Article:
My Daughter Got Married (Yeah!)
[August 22nd] - No, I didn't fall off the face of the Earth. My daughter Kristen got married Saturday, which translates into "I didn't have a second to do anything the entire week other than wedding planning."
Don't get me wrong. It was a great wedding and my daughter could not have picked a finer young man to marry. It's just that I got a little behind on my blogging. Sorry.
To compound matters, I'm returning to school [Idaho State University] for my Senior year, so I'll have even less time to blog. But fear not. I'll be here.
Predictions Of Nationals Demise Grossly Exaggerated
All across the Nationals Nation, fans [me included] wrote the team off from any hope of playing in the post-season following the Padres' sweep at RFK two weekends ago. I talked of "blowing up" the team and starting over before Washington's first game against the Astros.
And at that moment, I was right. We had a first baseman who didn't have enough power, a second baseman who limped around the bases, a shortstop and third baseman that couldn't hit, two outfielders who were among the league leaders in strikeouts and too many pitchers who couldn't come through in the clutch. I mean, what's the chance of the team staying in contention until the end of the season, right?
Well, heading into the Astros series, the Nats were only two games out of the wild card hunt. Were the fans of the other contending teams saying that the race was all but over? No. But their team wasn't dead last in offense, whose manager looks upon a single to the outfield as power hitting. Nats fans know that their isn't much help at AAA, and that some of the AA players have potential, but aren't quite ready yet. All of those variables makes Nats fans short on hope.
Now, seven games removed from that awful Padres series, the Nats have gone 5-2 on their road trip and have begun to do those "little" things that helped them reach a season high 20 games over .500 in early July. Can they keep it up? Do they have a chance to reach the post season? I don't know. It depends on which team shows up for the rest of the year.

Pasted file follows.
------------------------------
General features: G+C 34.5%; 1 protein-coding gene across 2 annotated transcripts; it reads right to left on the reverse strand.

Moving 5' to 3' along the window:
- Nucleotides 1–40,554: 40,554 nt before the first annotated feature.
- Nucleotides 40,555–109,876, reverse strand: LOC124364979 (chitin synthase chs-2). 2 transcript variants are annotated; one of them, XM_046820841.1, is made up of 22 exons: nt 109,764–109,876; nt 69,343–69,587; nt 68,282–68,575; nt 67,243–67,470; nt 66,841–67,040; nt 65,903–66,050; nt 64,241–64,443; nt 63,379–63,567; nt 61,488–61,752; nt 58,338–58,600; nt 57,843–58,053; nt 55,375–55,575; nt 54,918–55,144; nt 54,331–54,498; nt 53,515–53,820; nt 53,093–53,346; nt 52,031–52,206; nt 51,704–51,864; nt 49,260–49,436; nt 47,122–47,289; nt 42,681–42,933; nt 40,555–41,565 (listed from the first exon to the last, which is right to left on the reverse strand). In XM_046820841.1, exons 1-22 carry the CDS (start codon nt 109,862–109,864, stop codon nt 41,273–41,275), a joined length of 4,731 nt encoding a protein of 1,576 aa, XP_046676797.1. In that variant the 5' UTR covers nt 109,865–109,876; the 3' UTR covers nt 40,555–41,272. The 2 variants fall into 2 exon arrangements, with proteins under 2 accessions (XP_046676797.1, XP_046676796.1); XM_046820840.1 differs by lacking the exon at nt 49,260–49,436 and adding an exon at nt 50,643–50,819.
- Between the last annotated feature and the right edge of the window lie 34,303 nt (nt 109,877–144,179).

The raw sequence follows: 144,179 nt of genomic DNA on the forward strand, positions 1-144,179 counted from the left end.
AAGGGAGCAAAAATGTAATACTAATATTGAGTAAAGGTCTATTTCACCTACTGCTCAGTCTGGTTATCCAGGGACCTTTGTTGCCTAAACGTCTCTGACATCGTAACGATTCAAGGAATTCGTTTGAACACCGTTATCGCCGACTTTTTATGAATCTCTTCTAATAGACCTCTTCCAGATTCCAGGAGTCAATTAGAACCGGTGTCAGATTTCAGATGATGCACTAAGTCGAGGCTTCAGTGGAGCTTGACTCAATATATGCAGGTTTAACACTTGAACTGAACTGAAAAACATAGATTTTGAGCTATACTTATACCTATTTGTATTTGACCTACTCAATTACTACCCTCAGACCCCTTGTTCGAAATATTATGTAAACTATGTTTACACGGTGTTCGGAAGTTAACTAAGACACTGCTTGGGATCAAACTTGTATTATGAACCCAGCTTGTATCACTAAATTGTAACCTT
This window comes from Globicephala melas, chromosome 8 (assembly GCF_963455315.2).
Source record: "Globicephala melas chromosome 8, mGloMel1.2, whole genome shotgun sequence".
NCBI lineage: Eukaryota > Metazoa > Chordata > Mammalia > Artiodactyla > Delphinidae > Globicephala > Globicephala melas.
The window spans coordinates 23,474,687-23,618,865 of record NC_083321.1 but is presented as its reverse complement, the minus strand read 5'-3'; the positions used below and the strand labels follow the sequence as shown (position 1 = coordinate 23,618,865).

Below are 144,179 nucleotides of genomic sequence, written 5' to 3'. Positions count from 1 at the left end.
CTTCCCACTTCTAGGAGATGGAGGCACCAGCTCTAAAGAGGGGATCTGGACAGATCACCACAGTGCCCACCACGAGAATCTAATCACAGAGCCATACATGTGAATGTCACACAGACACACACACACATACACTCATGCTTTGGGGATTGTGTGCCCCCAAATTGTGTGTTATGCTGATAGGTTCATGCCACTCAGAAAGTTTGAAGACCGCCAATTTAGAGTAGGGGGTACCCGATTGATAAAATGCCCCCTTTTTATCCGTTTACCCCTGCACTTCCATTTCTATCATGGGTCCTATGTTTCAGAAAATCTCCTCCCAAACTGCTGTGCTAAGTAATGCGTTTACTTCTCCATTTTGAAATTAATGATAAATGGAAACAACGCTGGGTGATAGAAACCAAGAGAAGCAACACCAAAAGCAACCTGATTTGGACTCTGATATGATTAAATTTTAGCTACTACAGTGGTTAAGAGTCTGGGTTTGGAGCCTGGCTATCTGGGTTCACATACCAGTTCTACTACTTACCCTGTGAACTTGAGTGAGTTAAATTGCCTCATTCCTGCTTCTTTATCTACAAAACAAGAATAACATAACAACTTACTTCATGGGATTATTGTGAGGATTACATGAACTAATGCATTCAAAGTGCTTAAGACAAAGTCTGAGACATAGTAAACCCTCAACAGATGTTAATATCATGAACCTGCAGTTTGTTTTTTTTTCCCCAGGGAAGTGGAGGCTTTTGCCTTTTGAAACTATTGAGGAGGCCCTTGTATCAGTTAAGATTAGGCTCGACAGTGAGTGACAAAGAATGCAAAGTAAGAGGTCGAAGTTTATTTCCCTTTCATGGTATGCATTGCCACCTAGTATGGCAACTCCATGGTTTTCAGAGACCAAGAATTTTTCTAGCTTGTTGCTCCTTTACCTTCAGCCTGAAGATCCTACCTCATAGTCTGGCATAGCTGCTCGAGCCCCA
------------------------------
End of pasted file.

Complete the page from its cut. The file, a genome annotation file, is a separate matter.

Phils Fall To Nats Bats, 6-3
[August 16th] - Somewhere, there is a guy who hides deep within the shadows between the real and the unreal. There in his closet is an on/off switch that is plainly marked "Washington Nationals." About a month ago, he turned the switch to the "off" position. Last week, having sensed that the suffering he caused was second only to having a Republican in the White House, he turned the Nats back on.
Hey fella, leave the dang switch alone.
The sweep against the Colorado Rockies was expected if the Washington was to have any hope in catching all those teams suddenly in front of them. But the Phillies are different. They ARE one of the teams who surged past the then struggling Nationals. Further, the Phils sent to the mound 10 game winner Brett Myers.
Wasn't even close.
The Nationals scored 6 runs on 10 hits, thanks to two home runs by Preston Wilson and a solo shots by Brian Schneider and Nick Johnson. All of a sudden, the Nationals are beginning to flex their muscles. Why? I don't think it's because all of a sudden the entire team has found its batting stroke. Rather, the team simply couldn't continue to hit as poorly as they had for the past month. Statistically, the team had to start hitting again. By the end of the season, these long streaks of quality hitting [remember, the team led the league in team batting average as late as mid June when the Nats went to Arizona to play the Diamondbacks] and even longer streaks of poor hitting will all even out and the Nats will end up being a slightly better than average team.